Google has addressed recent US government calls to crack down on threats related to the Log4j vulnerability, saying it backs the warnings and unveiled how exactly it plans to fight back.
The U.S. Department of Homeland Security (DHS) recently published a report on the Log4j vulnerability, saying it could linger on unpatched endpoints for as long as a decade, and urged the entire industry to unite and tighten up on cybersecurity measures.
“We welcome the U.S. Government’s work to improve the nation’s cybersecurity, including through establishment of the CSRB to review incidents like log4j,” Google said in a blog post.
Building better software
Among other things, the report outlined three things the industry should be doing in the future: driving adoption of best practices; building a better software ecosystem; and making long-term investments in digital security.
When it comes to driving existing best practices for security hygiene, Google said it will continue keeping security a “cornerstone of our product strategy”, adding that it will commit to sharing its internal frameworks and best practices with others.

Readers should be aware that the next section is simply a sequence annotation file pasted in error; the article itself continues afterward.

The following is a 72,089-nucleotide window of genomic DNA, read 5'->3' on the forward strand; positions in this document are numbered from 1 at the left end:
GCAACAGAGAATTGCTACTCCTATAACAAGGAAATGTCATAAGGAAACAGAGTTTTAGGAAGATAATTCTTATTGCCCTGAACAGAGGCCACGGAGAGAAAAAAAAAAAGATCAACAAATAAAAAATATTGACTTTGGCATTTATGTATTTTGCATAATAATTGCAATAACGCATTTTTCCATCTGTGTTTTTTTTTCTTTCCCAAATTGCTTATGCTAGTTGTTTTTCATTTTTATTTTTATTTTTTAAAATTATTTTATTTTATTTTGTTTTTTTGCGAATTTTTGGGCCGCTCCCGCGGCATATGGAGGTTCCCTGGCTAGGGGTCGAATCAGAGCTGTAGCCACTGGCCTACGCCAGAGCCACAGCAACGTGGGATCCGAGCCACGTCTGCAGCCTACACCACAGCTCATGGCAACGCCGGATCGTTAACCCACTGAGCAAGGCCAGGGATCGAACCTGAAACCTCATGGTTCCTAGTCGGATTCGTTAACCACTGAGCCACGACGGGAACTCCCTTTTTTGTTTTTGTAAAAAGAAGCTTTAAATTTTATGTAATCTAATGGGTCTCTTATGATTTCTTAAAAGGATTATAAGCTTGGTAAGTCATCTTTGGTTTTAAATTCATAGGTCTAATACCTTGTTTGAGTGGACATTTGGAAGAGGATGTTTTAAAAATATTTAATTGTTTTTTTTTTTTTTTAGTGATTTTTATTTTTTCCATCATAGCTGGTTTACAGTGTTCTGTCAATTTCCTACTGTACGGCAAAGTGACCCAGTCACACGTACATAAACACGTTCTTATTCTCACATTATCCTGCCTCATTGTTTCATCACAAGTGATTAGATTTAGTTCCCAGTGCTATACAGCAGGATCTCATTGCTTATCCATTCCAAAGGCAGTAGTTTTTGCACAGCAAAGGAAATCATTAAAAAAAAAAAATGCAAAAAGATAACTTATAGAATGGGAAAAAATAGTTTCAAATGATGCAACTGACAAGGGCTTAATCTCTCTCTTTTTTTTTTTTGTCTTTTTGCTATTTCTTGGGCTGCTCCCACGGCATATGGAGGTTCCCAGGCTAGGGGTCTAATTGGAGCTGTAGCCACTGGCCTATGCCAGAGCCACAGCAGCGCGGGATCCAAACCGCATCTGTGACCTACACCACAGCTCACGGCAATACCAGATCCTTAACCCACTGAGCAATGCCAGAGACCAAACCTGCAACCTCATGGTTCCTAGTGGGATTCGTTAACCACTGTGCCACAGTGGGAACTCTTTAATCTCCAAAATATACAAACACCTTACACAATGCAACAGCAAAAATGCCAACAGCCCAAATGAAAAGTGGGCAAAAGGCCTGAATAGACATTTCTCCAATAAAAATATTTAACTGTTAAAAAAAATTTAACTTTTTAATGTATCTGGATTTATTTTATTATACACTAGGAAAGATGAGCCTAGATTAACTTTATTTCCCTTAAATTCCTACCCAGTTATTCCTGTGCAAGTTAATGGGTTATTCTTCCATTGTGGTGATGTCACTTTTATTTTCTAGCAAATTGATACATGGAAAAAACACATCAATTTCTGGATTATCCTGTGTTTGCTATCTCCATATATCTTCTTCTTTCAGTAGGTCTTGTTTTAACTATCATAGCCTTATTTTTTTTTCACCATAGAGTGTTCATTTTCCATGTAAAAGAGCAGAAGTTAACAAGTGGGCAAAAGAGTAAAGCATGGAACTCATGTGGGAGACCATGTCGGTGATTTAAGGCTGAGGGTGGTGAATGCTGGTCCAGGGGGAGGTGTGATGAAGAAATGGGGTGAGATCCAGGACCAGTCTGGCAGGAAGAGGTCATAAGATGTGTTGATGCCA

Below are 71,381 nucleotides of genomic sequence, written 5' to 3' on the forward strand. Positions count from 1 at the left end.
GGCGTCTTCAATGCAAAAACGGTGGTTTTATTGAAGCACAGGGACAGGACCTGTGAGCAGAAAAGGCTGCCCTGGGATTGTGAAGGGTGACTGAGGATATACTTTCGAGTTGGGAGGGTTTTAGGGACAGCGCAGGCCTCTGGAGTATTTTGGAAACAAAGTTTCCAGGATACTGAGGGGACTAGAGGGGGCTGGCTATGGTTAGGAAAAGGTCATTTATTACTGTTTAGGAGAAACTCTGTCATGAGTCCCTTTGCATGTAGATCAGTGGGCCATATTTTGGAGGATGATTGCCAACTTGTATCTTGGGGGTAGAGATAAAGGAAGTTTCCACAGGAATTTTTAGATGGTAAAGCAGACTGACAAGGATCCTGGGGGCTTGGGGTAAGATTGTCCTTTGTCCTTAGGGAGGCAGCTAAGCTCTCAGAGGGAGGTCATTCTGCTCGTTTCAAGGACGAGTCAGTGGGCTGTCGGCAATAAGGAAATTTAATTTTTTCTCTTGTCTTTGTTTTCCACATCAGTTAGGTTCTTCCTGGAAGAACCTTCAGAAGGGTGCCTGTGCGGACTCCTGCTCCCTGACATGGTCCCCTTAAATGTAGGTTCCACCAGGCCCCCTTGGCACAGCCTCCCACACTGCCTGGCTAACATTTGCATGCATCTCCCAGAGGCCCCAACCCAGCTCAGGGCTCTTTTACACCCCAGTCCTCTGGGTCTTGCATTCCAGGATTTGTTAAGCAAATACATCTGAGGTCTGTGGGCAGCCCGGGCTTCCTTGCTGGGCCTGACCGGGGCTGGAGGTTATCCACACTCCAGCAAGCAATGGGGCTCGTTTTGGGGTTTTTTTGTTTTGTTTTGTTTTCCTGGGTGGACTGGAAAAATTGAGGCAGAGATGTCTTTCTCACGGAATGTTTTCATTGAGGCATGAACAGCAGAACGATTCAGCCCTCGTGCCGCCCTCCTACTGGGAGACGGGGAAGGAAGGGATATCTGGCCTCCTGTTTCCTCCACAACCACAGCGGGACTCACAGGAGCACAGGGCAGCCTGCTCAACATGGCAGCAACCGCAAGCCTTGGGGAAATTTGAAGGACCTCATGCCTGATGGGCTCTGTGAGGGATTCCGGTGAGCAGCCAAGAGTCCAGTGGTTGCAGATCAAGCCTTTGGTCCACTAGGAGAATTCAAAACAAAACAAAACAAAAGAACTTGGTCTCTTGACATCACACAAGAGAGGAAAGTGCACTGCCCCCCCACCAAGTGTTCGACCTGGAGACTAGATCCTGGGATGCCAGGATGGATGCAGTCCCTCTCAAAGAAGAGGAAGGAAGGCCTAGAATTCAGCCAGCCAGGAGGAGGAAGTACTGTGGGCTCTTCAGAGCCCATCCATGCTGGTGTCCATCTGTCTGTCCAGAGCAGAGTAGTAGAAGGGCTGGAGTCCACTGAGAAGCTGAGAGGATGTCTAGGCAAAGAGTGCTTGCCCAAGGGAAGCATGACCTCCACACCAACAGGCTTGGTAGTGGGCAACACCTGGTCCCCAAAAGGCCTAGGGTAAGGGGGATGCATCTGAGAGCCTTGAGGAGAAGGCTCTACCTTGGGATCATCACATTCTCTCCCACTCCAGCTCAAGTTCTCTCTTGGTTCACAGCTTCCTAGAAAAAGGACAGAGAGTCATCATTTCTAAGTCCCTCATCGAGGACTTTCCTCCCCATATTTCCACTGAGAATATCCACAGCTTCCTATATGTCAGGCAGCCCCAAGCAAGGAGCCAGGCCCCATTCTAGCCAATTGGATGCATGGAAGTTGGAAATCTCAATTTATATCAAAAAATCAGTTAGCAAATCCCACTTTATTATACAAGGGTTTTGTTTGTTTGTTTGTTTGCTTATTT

“We partner closely with industry stakeholders to identify and address vulnerabilities in the ecosystem, and share best practices on how to address the latest security threats,” the company said, hoping this information will trigger industry-wide discussion and progress on the security and sustainability of the open-source ecosystem.
As for building a better software ecosystem, Google sees itself as an industry leader, saying it sponsors, creates, and invests in projects and programs that enable everyone to join and contribute to the global open source ecosystem. “We will continue to make open source security a priority and urge others to do the same, because the health and availability of open source projects strengthens the security posture of users and developers everywhere.”
And finally, Google has big plans for future investments. Last year, it announced a $10 billion cybersecurity investment over five years, which includes a $100 million investment in third-party foundations like OpenSSF.
“We welcome the chance to participate in future review board processes, and look forward to working alongside others to continue to protect the nation’s software supply chain ecosystem,” the announcement concludes. “It’s clear that public and private sector stakeholders learned a great deal from log4j and the report provides an in-depth review of shared challenges and potential solutions. Now, we must act on those learnings to improve the security of the entire ecosystem.”
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Sead is a seasoned freelance journalist based in Sarajevo, Bosnia and Herzegovina. He writes about IT (cloud, IoT, 5G, VPN) and cybersecurity (ransomware, data breaches, laws and regulations). In his career, spanning more than a decade, he’s written for numerous media outlets, including Al Jazeera Balkans. He’s also held several modules on content writing for Represent Communications.